Merseyside's latest post-rock quartet, F.O.E.S, are bringing their new progressive sound to the streets of Liverpool, ripping up years old textbooks and rewriting the future of music within the humble city. 

With the announcement of 'Ophir', their rather exciting five-track EP due for release 10th February, came the glorious news that they would be embarking on a UK tour commencing also in February and will run through to March. 

One track that features on the EP, 'Ningyo', is a mind-bending atmospheric number with soft vocals and haunting instrumental. The chiming beginning lingers in our minds as it unfolds, feeling its way round blackened surroundings of which has been offered to us. Once the vocals start, the track arguably could be a sort of calling, signalling a great buzz to form around the track, ultimately causing a soothing blanket to fall on top of the surface, numbing the guitar and drums, becoming all the more so enchanting. The bewitching effect 'Ningyo' has on the listener inevitably beguiles each and every one of the greater audience to become obsessed with the oppressive tale spun from these talented musicians. 

Considering how much F.O.E.S have achieved in such a short amount of time, they're doing incredibly well, the future can only broaden their wide horizons further. Thoroughly looking forward to the response from 'Ophir' next month, The Music Manual had to grab an interview with the guys to find out more behind the scenes!

Can you explain a little about how F.O.E.S journey began?
Jay and I have been in bands together for several years. Chris and Josh were the same...they'd played together for years prior. F.O.E.S was basically an amalgamation of our two previous bands. I'd say we all have very similar tastes and ambitions regarding music. It made sense to start something up.

You're based in Liverpool, what's your opinion on the current music situation in the city?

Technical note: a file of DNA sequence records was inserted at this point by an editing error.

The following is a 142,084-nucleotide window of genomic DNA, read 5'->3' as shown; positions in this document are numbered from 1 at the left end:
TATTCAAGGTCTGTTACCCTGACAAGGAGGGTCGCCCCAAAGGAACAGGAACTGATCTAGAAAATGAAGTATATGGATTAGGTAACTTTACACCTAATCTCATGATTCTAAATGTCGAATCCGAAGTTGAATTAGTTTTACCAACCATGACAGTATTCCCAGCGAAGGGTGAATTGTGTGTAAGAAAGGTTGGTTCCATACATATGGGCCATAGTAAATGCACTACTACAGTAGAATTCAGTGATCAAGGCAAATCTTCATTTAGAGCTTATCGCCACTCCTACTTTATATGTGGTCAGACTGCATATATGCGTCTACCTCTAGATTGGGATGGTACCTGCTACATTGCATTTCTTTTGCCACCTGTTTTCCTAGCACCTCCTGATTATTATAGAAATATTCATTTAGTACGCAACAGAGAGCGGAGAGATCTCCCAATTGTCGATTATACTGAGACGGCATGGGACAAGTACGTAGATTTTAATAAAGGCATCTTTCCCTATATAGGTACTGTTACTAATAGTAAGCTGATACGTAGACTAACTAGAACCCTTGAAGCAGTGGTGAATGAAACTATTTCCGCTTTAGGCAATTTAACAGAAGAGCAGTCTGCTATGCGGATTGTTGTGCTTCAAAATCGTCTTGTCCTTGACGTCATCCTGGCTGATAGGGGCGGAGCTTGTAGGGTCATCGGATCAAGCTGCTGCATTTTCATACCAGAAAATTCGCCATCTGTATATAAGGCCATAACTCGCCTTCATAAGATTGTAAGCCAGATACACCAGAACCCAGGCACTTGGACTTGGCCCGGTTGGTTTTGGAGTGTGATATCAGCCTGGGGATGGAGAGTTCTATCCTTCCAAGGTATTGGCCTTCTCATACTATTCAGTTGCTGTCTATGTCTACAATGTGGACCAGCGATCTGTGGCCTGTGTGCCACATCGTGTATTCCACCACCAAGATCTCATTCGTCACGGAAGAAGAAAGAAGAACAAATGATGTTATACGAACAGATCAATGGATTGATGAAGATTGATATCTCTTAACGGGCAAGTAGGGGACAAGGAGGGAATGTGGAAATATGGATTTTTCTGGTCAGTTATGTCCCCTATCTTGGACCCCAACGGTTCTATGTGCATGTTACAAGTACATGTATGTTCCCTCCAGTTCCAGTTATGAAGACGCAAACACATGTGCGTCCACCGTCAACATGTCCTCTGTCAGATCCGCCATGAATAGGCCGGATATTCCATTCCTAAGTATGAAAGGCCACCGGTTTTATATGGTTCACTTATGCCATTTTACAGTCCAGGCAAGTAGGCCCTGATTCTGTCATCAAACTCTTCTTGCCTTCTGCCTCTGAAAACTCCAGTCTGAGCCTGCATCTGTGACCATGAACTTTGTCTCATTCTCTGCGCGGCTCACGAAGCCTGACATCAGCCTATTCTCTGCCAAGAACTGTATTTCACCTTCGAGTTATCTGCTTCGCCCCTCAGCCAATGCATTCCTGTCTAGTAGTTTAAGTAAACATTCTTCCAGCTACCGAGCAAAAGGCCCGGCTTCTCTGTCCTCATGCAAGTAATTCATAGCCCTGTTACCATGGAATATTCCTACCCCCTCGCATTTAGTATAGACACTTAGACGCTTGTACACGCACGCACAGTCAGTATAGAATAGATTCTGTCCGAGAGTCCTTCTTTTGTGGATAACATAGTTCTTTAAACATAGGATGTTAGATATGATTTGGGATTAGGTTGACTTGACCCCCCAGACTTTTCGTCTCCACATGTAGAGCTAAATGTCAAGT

There's some great bands and awesome venues. Quite a good camaraderie between local acts also. At times it can be a little too close knit though. It's a good place to base a band but its important not to get too comfy in one area alone.

You've just played your last show of 2013 at Korova, Liverpool. Was it a good end to the year?
It was a great end to the year. Along with releasing our most recent single Ningyo, it was our longest headline set to date and we got to debut a couple of new tracks. The response was brilliant.

How do you all warm up for a gig like the one at Korova?
In short, we rehearse the shit out of our sets. Anything else is completely unplanned.

There are many bands springing up right now, who are you liking the sound of? 
Even though they've been round for a few years, we're all really big on Arcane Roots. There's definitely room for those guys to be even bigger than they already are. Oh, and Royal Blood. But it already looks like 2014 is going to be their year!

You've recently announced a UK Tour for the new year, are we going to be seeing any changes to your 2013 sets?
No, it's way too soon for any major changes. We've only done five gigs in total after going public in August. Its important that enough people hear this material on the EP before we go pushing anything new on them, especially when most of it is still a work in progress

Something a lot of people will want to ask, how on earth do you all keep your beards looking so immaculate?!
Just ignore mirrors for a while and slap the occasional oil in there
'Ningyo', one of your tracks has just been constructed into video form, did you have any input in creating the video?
Yeah definitely. Jay and I supported My Vitriol in an old band of ours. Their stage show was full of really cool back lighting... Made the band appear more like silhouettes and shadows than actual people, and I guess that's an idea i've always wanted to play on visually. The video for Boxer Rebellion's "Step Out Of The Car" was a good reference too. Lots of similar ideas employed in there. 

Where has been the best crowd for you so far?
We were really surprised and humbled by the response we had to our Hacktivist support slot in late November considering how removed we are from those guys. As much as its great and completely invaluable to have a loyal fanbase, nothing quite beats the feeling of winning over a new crowd. 

Do you have any obscure facts you can bitch to us about fellow members?

What are your opinions on what the music industry is missing at the moment?
I think many areas of the music industry are in a much better place now than they were a few years back. There's some fantastic bands and releases getting good attention at the moment. That couldn't happen without the right push behind them. My wish would be for the quality of webzines and music journalism to improve. Even on some of the major ones, there's some seriously poor writing, bandwagoning and sensationalism going on

UK Live Dates:
22nd Feb  Kazimier Liverpool
24th Feb  Bannerman's Edinburgh
26th Feb  Bloc Glasgow
27th Feb  Buskers Dundee
28th Feb Kasbah Coventry
1st March Dog & Parrot Newcastle
2nd March Gulliver's Manchester
4th March Dublin Castle London

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